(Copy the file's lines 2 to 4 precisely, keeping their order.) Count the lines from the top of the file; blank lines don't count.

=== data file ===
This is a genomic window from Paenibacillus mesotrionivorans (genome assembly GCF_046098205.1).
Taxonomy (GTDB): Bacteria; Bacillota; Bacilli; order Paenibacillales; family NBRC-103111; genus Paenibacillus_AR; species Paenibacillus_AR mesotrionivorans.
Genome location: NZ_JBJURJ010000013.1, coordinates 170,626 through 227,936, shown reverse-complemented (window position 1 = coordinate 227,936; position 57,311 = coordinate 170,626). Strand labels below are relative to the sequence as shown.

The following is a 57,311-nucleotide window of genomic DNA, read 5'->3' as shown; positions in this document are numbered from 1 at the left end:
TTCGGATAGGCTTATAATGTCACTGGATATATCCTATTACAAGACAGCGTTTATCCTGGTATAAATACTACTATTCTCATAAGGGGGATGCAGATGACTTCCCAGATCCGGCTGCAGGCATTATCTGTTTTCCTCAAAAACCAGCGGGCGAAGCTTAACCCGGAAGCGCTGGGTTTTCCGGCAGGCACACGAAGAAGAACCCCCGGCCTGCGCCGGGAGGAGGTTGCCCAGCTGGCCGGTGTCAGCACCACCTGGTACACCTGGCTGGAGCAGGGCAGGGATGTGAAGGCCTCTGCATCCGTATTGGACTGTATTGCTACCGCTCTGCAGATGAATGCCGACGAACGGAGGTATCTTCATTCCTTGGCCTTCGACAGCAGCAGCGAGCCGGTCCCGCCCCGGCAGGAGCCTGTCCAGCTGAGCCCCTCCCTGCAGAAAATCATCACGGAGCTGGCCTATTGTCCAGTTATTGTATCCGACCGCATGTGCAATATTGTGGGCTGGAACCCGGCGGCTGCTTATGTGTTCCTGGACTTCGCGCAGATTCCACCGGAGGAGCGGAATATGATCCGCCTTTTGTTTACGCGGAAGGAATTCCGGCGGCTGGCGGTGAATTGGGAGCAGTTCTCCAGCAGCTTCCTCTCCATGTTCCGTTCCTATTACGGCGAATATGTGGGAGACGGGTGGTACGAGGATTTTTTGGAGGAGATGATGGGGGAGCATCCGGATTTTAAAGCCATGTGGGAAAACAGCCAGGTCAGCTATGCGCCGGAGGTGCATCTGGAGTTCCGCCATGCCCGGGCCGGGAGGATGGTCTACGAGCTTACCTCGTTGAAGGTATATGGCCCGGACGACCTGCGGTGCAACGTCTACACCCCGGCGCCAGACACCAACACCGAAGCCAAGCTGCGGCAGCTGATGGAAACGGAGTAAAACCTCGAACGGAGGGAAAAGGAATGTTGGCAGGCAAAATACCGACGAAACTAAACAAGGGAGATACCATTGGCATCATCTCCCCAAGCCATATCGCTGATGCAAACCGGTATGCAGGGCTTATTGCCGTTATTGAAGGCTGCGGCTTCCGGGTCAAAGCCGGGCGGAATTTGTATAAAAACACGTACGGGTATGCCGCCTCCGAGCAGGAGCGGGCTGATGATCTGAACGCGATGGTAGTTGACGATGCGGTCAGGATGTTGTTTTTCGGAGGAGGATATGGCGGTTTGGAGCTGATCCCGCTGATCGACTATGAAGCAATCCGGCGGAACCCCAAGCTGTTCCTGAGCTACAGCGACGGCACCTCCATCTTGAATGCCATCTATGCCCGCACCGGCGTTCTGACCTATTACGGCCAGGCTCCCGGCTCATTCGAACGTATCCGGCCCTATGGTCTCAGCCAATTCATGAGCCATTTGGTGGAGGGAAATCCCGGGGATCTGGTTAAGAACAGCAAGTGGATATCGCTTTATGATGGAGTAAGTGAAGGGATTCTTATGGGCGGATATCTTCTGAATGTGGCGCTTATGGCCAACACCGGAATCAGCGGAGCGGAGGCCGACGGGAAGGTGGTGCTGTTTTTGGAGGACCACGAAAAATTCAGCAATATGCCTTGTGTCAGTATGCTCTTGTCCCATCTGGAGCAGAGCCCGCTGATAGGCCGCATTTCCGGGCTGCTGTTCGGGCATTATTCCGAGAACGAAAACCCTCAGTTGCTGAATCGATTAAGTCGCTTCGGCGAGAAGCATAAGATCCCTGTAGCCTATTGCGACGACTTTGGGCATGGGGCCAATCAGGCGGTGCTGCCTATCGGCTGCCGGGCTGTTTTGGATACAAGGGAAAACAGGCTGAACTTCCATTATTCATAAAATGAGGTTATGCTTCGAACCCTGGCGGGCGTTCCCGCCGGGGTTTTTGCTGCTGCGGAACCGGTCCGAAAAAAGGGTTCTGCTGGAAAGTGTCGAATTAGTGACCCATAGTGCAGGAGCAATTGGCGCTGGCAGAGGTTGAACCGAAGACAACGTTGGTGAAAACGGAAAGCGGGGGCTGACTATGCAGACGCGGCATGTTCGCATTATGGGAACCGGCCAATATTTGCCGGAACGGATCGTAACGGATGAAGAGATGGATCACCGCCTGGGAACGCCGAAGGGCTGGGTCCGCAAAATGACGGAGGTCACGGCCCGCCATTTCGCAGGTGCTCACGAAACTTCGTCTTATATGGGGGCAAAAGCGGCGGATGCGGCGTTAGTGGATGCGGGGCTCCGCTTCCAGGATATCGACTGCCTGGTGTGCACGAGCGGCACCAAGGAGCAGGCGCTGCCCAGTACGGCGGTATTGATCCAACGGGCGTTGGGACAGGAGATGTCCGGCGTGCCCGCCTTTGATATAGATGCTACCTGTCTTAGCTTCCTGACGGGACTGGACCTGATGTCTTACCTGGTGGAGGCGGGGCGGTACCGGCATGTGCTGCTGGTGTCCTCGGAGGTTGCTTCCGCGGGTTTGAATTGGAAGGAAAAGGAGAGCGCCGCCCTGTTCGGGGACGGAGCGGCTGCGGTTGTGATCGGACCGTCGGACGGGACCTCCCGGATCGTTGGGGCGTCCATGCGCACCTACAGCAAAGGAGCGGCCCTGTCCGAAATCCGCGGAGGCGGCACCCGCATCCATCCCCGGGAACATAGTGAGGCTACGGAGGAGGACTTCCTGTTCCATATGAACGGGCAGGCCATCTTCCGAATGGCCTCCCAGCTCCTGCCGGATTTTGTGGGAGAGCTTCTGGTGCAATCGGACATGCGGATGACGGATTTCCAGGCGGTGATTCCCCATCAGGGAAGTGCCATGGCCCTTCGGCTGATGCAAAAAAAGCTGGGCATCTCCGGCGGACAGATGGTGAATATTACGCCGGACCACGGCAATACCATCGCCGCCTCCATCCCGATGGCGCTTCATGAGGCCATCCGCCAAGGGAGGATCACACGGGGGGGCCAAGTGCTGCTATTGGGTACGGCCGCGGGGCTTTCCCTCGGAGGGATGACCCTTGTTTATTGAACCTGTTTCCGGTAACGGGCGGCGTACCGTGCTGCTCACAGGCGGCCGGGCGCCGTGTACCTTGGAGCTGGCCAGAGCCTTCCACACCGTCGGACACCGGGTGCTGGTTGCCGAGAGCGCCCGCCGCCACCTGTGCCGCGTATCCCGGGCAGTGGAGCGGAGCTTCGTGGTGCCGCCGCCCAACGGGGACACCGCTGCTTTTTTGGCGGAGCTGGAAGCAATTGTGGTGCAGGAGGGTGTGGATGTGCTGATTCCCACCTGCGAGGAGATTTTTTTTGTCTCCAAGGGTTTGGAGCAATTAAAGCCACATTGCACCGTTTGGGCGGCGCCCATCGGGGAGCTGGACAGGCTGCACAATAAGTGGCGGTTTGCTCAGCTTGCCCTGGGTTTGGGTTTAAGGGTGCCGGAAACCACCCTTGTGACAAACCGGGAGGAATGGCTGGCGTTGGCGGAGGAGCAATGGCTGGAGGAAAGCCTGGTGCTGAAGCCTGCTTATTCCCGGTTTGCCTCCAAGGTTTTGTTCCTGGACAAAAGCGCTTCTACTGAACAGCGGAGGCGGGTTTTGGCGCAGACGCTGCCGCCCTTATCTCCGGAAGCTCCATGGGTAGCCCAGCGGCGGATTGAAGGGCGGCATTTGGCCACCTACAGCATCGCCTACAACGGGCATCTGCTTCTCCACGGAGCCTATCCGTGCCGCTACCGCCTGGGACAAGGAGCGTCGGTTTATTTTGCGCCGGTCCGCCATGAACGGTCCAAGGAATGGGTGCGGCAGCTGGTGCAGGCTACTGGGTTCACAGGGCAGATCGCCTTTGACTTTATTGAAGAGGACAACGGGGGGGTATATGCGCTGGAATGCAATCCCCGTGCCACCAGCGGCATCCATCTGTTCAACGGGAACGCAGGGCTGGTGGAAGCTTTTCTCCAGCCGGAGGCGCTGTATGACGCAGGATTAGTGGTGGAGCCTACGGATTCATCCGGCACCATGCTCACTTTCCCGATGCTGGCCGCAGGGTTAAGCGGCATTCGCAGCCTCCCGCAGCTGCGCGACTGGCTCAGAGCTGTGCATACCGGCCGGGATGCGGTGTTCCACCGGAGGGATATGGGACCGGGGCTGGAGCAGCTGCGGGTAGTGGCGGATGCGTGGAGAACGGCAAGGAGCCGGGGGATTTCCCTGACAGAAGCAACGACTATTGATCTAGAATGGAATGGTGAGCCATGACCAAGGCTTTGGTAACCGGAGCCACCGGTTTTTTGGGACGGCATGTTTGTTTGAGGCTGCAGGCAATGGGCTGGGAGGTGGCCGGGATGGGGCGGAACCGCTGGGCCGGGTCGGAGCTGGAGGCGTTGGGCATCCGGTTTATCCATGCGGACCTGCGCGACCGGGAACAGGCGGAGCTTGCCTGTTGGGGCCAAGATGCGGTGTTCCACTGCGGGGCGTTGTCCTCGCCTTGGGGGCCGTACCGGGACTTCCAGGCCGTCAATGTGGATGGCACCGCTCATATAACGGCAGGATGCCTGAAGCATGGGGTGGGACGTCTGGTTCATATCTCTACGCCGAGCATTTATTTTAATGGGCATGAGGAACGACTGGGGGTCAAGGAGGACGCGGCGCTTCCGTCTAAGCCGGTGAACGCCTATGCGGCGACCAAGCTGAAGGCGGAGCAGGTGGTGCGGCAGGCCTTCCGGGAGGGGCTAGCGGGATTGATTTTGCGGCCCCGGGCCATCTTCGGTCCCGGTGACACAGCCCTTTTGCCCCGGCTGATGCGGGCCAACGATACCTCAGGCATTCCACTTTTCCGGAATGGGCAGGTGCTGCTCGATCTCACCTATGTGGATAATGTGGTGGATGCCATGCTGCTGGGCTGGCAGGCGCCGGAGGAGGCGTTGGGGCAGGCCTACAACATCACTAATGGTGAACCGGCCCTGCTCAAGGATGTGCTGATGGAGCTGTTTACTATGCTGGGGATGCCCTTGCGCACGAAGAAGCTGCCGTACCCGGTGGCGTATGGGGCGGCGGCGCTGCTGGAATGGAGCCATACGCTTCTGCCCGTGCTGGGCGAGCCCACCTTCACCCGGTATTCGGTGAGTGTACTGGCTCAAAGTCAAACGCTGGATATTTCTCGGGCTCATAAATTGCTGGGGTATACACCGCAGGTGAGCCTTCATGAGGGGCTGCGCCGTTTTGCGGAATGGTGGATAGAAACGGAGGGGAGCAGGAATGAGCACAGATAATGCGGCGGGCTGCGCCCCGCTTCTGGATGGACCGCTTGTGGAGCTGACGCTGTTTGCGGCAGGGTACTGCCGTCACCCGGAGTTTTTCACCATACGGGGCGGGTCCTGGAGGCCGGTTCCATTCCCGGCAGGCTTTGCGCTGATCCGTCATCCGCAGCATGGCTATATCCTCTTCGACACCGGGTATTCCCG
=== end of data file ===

Taxonomy (GTDB): Bacteria; Bacillota; Bacilli; order Paenibacillales; family NBRC-103111; genus Paenibacillus_AR; species Paenibacillus_AR mesotrionivorans.
Genome location: NZ_JBJURJ010000013.1, coordinates 170,626 through 227,936, shown reverse-complemented (window position 1 = coordinate 227,936; position 57,311 = coordinate 170,626). Strand labels below are relative to the sequence as shown.

The following is a 57,311-nucleotide window of genomic DNA, read 5'->3' as shown; positions in this document are numbered from 1 at the left end: